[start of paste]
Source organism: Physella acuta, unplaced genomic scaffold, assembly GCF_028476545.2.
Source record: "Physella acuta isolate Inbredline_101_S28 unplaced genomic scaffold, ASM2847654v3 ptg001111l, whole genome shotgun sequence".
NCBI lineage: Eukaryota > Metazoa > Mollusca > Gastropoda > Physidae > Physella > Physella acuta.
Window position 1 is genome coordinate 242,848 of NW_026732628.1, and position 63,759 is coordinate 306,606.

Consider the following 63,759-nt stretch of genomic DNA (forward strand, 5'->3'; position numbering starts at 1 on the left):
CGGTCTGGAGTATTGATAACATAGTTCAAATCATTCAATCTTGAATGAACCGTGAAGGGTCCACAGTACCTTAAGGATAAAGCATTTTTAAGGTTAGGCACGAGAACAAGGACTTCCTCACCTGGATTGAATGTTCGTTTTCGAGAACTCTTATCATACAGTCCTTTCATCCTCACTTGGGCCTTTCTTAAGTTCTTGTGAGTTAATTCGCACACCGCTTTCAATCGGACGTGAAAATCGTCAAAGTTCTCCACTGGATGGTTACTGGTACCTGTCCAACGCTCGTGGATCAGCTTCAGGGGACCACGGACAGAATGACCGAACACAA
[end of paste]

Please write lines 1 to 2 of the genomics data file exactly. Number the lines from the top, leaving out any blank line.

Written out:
Source organism: Physella acuta, unplaced genomic scaffold, assembly GCF_028476545.2.
Source record: "Physella acuta isolate Inbredline_101_S28 unplaced genomic scaffold, ASM2847654v3 ptg001111l, whole genome shotgun sequence".